The rail line appealed the ruling, but the city won a second time in a Minnesota state court.
"That came after the railroad said it needed all five rail crossings to assemble trains," Purcell said. "In effect, what they were saying was that economic convenience should take precedence over the public’s safety."
Purcell and then-Austin city attorney, Kermit Hoversten, fought the rail company. Using pictures borrowed from the Mower County Historical Society and Austin Daily Herald archives, they assembled a compelling visual account of how floods from the waters of three watersheds flowing into the city could isolate the northeast quarter of the community.
Because all emergency services agencies are located in the downtown area or west Austin, blocked streets due to flooding hampered or simply stopped their rescue efforts.
"The railroad even said it would be too dangerous to put up crossing signals when their trains move through town," Purcell said. "By law, they can only move four to five miles per hour through the city. So with proper crossing signals posted, that possibility was highly unlikely. Besides, they only have about three trains per week going through the town."
Purcell left the council to retire to semi-private life – he still speaks out frequently on public issues such as the Fourth Avenue NE extension.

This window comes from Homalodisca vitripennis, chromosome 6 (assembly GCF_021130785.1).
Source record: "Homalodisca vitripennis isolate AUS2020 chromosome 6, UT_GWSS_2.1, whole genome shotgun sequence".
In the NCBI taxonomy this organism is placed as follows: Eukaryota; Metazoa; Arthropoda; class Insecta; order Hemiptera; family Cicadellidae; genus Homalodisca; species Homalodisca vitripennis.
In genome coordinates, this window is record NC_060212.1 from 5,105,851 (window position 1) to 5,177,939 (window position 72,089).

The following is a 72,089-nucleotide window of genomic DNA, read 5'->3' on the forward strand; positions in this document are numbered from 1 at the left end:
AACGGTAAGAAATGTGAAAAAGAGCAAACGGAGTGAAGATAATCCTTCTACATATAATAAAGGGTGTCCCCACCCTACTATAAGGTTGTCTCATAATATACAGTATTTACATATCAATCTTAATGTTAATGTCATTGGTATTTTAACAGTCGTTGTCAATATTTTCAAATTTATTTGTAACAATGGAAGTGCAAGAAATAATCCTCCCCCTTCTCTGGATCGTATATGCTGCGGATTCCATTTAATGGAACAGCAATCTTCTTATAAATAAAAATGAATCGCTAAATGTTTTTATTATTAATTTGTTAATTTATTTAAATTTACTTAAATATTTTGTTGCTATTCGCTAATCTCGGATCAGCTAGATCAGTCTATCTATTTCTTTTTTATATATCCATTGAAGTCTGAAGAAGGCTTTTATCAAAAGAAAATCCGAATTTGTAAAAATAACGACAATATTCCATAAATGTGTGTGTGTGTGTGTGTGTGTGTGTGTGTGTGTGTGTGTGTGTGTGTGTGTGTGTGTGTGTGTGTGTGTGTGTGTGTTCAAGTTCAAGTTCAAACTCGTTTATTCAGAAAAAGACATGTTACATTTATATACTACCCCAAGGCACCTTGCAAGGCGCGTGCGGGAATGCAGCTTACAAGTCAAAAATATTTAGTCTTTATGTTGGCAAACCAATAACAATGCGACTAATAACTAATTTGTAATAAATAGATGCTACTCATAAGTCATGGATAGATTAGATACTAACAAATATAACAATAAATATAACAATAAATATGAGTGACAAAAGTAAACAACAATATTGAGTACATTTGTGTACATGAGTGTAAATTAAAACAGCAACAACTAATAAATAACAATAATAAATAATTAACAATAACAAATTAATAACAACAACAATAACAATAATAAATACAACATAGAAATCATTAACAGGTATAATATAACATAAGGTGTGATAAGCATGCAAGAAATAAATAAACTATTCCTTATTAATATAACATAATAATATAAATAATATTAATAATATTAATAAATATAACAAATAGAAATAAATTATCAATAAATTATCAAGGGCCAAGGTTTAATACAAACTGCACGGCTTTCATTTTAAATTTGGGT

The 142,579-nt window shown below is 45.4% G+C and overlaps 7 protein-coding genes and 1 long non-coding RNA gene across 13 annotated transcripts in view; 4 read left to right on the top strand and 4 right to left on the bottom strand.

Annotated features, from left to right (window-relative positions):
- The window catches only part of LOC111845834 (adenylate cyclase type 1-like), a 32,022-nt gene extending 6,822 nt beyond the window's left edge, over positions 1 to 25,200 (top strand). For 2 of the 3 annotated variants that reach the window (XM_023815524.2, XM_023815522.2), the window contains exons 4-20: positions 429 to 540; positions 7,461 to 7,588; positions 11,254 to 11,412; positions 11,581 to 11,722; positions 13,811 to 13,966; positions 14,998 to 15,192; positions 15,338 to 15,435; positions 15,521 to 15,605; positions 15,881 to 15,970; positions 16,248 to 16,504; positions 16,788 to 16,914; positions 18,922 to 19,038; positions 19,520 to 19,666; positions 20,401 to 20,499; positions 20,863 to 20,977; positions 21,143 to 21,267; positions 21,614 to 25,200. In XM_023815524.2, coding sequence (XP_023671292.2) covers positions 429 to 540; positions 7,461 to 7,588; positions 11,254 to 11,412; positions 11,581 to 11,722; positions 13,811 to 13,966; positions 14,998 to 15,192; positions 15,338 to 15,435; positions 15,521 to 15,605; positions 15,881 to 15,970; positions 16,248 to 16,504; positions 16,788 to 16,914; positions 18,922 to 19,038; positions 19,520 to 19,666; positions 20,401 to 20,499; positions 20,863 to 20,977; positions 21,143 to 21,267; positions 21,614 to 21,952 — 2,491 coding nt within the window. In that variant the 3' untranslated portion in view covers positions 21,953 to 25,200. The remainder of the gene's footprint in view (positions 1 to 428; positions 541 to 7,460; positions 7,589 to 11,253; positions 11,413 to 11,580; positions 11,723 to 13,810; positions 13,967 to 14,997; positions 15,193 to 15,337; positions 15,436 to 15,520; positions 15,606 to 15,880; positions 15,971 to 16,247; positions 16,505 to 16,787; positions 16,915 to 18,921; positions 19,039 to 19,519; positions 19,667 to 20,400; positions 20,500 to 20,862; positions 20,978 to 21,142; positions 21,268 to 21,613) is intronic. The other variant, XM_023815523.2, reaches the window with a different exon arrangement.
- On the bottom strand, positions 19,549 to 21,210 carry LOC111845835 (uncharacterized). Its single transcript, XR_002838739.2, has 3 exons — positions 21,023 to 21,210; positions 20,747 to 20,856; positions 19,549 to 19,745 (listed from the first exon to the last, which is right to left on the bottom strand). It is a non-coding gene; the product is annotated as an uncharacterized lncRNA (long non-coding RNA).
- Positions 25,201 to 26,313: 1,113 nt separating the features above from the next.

On Monday, when the weekend’s rains caused flooding, which some say is as bad as the twin 100 years floods of 1978, Purcell and other northeastern Austinites were stymied. "One of the ideas was a temporary emergency crossing. Where is that idea now?" Purcell and the others wanted to know.
According to current city attorney David Hoversten (son of Kermit Hoversten), it’s still just an idea.
"The railroad sued the city in federal court and won," Hoversten said. "In return for no damage claims against the railroad, the railroad agreed an emergency crossing could be constructed, that would be available only to public safety agencies and not the public."
The so-called "country crossing" would have signage and signals and be more a rough access route across the five sets of tracks for emergency vehicles only than anything else.
"In other words," said Hoversten, "the ruling was that federal law preempted any state or local laws and, therefore, the early victories by the city before an administrative law judge and in the state court were superseded by the federal court’s ruling."
However, the emergency route was never constructed and today a large grain car remains parked on the track blocking what would be an emergency or other extension of Fourth Avenue NE.
Northeast Austin residents’ travel access options, when floods occur, are restricted.
Purcell remained adamant something must be done.
"If you have a heart attack and need an ambulance right away, you haven’t got a chance when the other streets are blocked," he said.
"If your house is on fire, and you’re waiting for the fire trucks to arrive, you haven’t got a chance," he said. "If something bad happens over there and the other streets are blocked by flooding, nobody has a chance."